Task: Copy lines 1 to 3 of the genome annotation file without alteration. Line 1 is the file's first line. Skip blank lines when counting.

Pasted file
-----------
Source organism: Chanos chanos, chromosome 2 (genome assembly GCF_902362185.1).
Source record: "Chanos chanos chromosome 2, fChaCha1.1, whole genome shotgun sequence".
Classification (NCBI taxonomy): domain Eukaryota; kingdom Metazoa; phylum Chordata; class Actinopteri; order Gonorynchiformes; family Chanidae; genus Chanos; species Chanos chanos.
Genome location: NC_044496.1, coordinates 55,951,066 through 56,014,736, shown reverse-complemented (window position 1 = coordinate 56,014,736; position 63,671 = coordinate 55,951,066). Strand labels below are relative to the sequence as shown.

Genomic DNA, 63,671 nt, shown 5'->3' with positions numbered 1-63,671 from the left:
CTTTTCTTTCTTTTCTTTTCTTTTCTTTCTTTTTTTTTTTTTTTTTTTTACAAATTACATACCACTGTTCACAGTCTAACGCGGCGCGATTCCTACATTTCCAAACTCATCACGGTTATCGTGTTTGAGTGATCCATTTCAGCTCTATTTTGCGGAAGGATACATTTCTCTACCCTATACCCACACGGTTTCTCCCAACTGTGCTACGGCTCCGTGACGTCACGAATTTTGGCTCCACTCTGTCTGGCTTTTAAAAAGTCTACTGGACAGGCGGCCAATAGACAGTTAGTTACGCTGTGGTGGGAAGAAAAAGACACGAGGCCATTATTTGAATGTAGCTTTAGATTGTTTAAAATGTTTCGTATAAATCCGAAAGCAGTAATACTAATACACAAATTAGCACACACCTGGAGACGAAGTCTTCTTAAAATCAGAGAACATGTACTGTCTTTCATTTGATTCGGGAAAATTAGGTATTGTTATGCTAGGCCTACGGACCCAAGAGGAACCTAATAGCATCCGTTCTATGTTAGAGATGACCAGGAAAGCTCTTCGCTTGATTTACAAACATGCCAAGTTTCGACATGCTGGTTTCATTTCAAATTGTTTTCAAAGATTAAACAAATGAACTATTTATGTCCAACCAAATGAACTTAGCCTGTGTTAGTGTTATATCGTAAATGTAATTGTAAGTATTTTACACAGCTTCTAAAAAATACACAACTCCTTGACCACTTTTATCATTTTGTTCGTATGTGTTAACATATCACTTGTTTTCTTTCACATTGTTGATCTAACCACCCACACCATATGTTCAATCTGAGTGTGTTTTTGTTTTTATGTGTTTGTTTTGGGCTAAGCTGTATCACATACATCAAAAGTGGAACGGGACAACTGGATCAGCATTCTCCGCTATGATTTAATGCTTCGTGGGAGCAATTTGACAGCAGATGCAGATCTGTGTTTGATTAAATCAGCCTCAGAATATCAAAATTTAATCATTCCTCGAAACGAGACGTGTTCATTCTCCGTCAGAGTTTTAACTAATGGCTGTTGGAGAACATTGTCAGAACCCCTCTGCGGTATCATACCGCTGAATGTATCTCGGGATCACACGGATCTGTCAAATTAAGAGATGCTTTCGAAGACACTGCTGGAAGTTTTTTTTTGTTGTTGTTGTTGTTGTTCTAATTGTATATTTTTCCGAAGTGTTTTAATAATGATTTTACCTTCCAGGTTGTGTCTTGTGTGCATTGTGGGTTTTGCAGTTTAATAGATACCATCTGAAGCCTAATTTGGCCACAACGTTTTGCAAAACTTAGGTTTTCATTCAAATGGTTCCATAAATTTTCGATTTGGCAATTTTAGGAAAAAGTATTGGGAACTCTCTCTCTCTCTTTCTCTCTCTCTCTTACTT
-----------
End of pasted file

Source organism: Chanos chanos, chromosome 2 (genome assembly GCF_902362185.1).
Source record: "Chanos chanos chromosome 2, fChaCha1.1, whole genome shotgun sequence".
Classification (NCBI taxonomy): domain Eukaryota; kingdom Metazoa; phylum Chordata; class Actinopteri; order Gonorynchiformes; family Chanidae; genus Chanos; species Chanos chanos.